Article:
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An excerpt from www.HouseOfNames.com archives copyright 2000 - 2017


Cockullson is a name whose history is connected to the ancient Anglo-Saxon tribes of Britain. The name is derived from when the Cockullson family once lived in the region of Colston, a parish in the county of Nottingham.

Cockullson Early Origins



The surname Cockullson was first found in Northumberland where they held a family seat from very ancient times.

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Cockullson Spelling Variations


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Cockullson Spelling Variations



Sound was what guided spelling in the essentially pre-literate Middle Ages, so one person's name was often recorded under several variations during a single lifetime. Also, before the advent of the printing press and the first dictionaries, the English language was not standardized. Therefore, spelling variations were common, even among the names of the most literate people. Known variations of the Cockullson family name include Coulson, Colson, Colsune, Colsoun, Colsoune, Culson, Culsoune, Cullson, Collson, Coullson, Collsoun and many more.

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Cockullson Early History


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Cockullson Early History



This web page shows only a small excerpt of our Cockullson research. Another 225 words (16 lines of text) covering the years 1090, 1200, 1379, 1680, 1760 and 1722 are included under the topic Early Cockullson History in all our PDF Extended History products and printed products wherever possible.

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Cockullson Early Notables (pre 1700)


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Cockullson Early Notables (pre 1700)



Another 43 words (3 lines of text) are included under the topic Early Cockullson Notables in all our PDF Extended History products and printed products wherever possible.

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The Great Migration


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The Great Migration



For political, religious, and economic reasons, thousands of English families boarded ships for Ireland, Canada, the America colonies, and many of smaller tropical colonies in the hope of finding better lives abroad. Although the passage on the cramped, dank ships caused many to arrive in the New World diseased and starving, those families that survived the trip often went on to make valuable contributions to those new societies to which they arrived. Early immigrants bearing the Cockullson surname or a spelling variation of the name include: John Coulson who settled in Hampstead, Connecticut, in the year 1666; John Coulson settled in Fort Cumberland, Nova Scotia in 1774; and Adam Colson settled in Reading sometime before 1668.

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Motto


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Motto



The motto was originally a war cry or slogan. Mottoes first began to be shown with arms in the 14th and 15th centuries, but were not in general use until the 17th century. Thus the oldest coats of arms generally do not include a motto. Mottoes seldom form part of the grant of arms: Under most heraldic authorities, a motto is an optional component of the coat of arms, and can be added to or changed at will; many families have chosen not to display a motto.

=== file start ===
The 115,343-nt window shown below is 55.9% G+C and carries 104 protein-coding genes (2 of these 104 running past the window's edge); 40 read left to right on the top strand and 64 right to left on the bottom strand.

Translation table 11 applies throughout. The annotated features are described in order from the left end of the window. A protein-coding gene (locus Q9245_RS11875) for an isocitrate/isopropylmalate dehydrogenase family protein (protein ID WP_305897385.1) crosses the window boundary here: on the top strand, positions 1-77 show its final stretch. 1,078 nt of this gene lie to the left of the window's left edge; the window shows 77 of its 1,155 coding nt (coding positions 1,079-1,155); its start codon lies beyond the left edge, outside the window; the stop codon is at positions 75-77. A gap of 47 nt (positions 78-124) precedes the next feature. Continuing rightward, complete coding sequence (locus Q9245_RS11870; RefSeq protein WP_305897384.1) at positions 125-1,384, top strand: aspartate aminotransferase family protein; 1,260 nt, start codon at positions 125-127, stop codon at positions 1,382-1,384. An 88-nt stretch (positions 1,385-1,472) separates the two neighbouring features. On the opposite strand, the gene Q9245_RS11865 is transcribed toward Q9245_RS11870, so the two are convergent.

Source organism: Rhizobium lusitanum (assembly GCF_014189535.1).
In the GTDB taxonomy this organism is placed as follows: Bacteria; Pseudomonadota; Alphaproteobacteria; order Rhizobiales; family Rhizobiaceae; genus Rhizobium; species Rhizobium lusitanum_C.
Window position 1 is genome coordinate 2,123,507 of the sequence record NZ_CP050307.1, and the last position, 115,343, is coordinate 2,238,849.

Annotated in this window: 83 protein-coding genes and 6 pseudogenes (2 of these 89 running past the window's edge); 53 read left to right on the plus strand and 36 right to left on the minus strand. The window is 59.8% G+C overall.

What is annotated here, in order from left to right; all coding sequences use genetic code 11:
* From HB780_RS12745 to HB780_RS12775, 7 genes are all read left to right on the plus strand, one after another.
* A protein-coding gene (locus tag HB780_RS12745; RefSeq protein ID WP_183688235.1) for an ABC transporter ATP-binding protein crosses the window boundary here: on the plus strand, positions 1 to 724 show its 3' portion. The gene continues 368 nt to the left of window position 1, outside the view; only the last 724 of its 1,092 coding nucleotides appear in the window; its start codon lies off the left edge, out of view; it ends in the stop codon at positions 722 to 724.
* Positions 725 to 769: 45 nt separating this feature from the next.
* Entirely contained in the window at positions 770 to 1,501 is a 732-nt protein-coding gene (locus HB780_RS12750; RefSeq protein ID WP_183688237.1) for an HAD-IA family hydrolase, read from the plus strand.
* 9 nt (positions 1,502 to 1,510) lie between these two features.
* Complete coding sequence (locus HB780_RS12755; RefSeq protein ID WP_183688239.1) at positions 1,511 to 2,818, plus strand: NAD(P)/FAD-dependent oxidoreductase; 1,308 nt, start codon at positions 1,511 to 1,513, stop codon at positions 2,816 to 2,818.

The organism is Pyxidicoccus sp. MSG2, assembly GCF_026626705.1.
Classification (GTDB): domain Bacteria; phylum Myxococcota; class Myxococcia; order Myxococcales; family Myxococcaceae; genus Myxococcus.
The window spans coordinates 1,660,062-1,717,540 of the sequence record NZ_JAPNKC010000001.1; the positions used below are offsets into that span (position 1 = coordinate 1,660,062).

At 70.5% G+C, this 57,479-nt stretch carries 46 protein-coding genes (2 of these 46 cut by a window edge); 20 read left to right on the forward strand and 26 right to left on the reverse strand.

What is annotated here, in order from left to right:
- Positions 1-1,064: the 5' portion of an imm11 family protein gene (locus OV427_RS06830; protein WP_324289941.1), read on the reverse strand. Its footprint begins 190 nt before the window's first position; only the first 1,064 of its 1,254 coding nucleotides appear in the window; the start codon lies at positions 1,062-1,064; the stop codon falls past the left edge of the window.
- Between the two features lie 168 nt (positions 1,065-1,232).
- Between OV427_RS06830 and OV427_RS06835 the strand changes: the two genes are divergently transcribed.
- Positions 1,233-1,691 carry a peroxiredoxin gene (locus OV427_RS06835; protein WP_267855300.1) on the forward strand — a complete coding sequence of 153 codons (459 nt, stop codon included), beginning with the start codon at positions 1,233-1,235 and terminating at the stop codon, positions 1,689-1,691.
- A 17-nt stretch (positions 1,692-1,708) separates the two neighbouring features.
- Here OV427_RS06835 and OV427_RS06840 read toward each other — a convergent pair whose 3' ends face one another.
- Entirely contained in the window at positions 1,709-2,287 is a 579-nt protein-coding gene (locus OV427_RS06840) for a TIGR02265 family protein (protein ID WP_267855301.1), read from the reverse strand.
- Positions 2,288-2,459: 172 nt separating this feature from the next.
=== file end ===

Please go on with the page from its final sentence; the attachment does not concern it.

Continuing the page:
Motto: Je mourrai pour ceux que j'aime
Motto Translation: I would die for those I love.


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Cockullson Family Crest Products


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Cockullson Family Crest Products




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See Also


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See Also




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Citations


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Citations



    Other References

    1. Bolton, Charles Knowles. Bolton's American Armory. Baltimore: Heraldic Book Company, 1964. Print.
    2. Innes, Thomas and Learney. The Tartans of the Clans and Families of Scotland 1st Edition. Edinburgh: W & A. K. Johnston Limited, 1938. Print.
    3. Bowman, George Ernest. The Mayflower Reader A Selection of Articales from The Mayflower Descendent. Baltimore: Genealogical Publishing. Print.
    4. Hinde, Thomas Ed. The Domesday Book England's Heritage Then and Now. Surrey: Colour Library Books, 1995. Print. (ISBN 1-85833-440-3).
    5. Elster, Robert J. International Who's Who. London: Europa/Routledge. Print.
    6. Library of Congress. American and English Genealogies in the Library of Congress. Baltimore: Genealogical Publishing, 1967. Print.
    7. Passenger Lists of Vessels Arriving at Galveston Texas 1896-1951. National Archives Washington DC. Print.
    8. MacAulay, Thomas Babington. History of England from the Accession of James the Second 4 volumes. New York: Harper and Brothers, 1879. Print.
    9. Egle, William Henry. Pennsylvania Genealogies Scotch-Irish and German. Harrisburg: L.S. Hart, 1886. Print.
    10. Le Patourel, John. The Norman Empire. New York: Oxford University Press, 1976. Print. (ISBN 0-19-822525-3).
    11. ...

    The Cockullson Family Crest was acquired from the Houseofnames.com archives. The Cockullson Family Crest was drawn according to heraldic standards based on published blazons. We generally include the oldest published family crest once associated with each surname.

    This page was last modified on 28 October 2014 at 20:44.

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